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LPAs: Why You Should Complete One!

The unexpected could occur at any moment! For this reason, it is important to have a registered Lasting Power of Attorney (LPA). An LPA is a legal document whereby you appoint an Attorney to manage your affairs and wellbeing in the event that you are unable to do so for yourself.  Attorneys manage details such as finances, taxes, buying and selling assets, personal care, accommodation, medical consents and diets if you are not in a position to do so. Having a registered Lasting Power of Attorney ensures all your affairs and business are in order with minimal disruption in the event of an accident or health crisis, under the limitations you have already decided, while taking the stress off the shoulders of your loved ones as they know that they will be in a legally recognised position to help.

Over a year ago, The Office of the Public Guardian (OPG) set up a refund scheme whereby individuals were overcharged when they applied to register their Power of Attorney (both Lasting Powers of Attorney (LPA) and Enduring Powers of Attorney (EPA)) in England and Wales between 1st April 2013 and 31st March 2017. This refund process began in February of 2018.

Between 2013 and 2017, with more people applying to register a power of attorney, the OPG’s costs were reduced, thus allowing the process to become more cost-effective. However, the application fee was not reduced until April 2017. It is estimated that around 2 million people were overcharged by a total of £89 million during the application process, as 1.91 million lasting and enduring powers of attorney were registered during this time period.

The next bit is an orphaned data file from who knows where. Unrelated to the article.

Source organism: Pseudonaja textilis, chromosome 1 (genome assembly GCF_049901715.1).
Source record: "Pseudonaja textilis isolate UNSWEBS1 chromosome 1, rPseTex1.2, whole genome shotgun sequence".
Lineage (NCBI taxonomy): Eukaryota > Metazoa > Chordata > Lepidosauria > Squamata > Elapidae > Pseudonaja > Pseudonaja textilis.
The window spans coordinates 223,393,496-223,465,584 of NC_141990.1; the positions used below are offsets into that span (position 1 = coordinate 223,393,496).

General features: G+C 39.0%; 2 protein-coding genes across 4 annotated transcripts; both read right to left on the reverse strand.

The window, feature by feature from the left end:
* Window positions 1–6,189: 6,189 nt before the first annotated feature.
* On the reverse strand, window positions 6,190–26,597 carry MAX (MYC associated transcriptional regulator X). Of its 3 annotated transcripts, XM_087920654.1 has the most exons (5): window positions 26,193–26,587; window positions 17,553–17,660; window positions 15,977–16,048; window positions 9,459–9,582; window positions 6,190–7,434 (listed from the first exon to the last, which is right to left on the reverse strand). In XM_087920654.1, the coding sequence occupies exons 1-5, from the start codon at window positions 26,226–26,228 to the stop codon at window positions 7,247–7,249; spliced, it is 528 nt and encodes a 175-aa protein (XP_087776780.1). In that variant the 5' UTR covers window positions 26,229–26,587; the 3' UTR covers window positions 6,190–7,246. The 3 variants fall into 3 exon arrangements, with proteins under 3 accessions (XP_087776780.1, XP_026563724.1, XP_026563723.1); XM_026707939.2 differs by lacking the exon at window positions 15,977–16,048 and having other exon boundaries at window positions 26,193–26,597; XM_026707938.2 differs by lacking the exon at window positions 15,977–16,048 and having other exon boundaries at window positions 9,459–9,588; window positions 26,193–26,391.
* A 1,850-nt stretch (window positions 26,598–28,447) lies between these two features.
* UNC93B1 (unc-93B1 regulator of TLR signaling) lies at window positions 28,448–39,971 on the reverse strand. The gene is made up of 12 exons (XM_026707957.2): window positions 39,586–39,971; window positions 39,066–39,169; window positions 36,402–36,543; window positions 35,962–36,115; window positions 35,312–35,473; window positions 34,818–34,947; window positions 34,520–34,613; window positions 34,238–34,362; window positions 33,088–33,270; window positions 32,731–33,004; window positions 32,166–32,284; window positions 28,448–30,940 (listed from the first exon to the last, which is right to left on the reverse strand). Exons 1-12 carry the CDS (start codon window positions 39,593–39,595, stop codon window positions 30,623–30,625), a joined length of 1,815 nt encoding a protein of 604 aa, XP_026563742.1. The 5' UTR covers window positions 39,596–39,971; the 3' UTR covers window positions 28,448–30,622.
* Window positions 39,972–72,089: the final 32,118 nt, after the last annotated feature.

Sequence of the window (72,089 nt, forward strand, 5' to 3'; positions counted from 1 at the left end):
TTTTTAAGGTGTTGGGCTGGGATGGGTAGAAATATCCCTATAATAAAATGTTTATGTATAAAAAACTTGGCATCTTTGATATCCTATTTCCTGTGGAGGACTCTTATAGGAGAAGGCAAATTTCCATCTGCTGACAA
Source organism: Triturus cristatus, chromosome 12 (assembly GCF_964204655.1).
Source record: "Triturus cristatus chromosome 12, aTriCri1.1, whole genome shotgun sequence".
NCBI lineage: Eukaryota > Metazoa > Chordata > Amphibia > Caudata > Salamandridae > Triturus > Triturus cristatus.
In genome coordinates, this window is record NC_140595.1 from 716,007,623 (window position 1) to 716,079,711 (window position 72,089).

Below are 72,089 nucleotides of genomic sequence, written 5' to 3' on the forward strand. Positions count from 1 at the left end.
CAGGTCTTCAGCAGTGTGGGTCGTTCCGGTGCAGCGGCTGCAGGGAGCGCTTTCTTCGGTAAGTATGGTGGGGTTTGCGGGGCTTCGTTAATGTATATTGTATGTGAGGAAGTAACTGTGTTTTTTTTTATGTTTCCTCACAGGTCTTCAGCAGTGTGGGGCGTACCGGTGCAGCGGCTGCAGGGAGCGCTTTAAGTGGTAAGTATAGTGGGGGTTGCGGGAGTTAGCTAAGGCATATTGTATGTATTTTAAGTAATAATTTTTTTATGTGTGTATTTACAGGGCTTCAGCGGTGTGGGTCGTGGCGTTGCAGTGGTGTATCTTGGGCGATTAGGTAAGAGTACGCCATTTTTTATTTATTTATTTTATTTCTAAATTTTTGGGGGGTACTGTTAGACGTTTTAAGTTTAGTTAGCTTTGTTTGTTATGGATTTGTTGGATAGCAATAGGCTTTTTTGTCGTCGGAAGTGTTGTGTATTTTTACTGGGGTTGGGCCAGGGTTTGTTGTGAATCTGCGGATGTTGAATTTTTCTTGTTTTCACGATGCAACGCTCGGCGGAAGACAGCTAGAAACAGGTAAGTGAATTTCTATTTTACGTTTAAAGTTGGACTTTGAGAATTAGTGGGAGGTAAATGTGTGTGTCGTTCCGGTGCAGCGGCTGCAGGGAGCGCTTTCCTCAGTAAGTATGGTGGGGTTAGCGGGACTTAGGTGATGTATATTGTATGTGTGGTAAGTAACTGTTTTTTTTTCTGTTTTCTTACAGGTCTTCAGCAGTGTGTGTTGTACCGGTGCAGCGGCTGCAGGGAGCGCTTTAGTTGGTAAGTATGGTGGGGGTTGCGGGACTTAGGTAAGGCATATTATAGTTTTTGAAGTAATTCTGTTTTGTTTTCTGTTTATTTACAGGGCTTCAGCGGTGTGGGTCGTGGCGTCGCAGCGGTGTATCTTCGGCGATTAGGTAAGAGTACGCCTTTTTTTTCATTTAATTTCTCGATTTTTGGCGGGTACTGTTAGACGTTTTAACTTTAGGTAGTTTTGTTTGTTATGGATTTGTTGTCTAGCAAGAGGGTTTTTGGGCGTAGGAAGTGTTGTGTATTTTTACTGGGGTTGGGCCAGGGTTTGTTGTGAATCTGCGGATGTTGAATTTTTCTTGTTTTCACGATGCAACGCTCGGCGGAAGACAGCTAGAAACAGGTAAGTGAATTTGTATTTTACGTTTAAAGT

You can claim a refund if you are the ‘donor’ (the person who made the power of attorney), or an ‘attorney’ (appointed by the donor in an LPA or EPA to make decisions on their behalf). However, if you were appointed as a replacement attorney, you can only claim when you are formally appointed as an attorney and are able to make decisions on the donor’s behalf. The amount of refund an individual is entitled to will depend upon when they paid the fee to register the power of attorney, and there will also be 0.5% interest payable, however, the refund can only be made payable to the donor. If the donor has died, then the executor of the Will or administrator of the estate can claim a refund. Claims can take up to 12 weeks to process, and there is an appeal process if your claim is rejected.

As of this year, only around 200,000 people have claimed their refund with just £12 million already paid out and over £77 million yet to be claimed. Within the past 6 months, the OPG have handled less than 60,000 refund requests. There is estimated to be about 1.6 million individuals still eligible for this refund. Anyone who believes they are due a refund has until February 2021 to process their claim. 

If you don’t have an LPA and are looking to set one up, visit us at www.hibberts.com.

Anne Walley

Partner, TEP & Head of Probate

Anne is the Head of the Private Client Department and has over 20 years' experience in Private Client work, specialising in Wills and Probate.Anne Walley has a degree in Business Law from Watt University, Edinburgh and was admitted as a solicitor in 1991 after completing the Common Professional Exam and the Legal Practice Course at The College of Law, Chester.Anne joined the Probate Department at Hibberts LLP in 1999 becoming a Partner in 2011. During her employment with Hibberts LLP, she successfully completed the STEP Diploma in Trusts and Estates.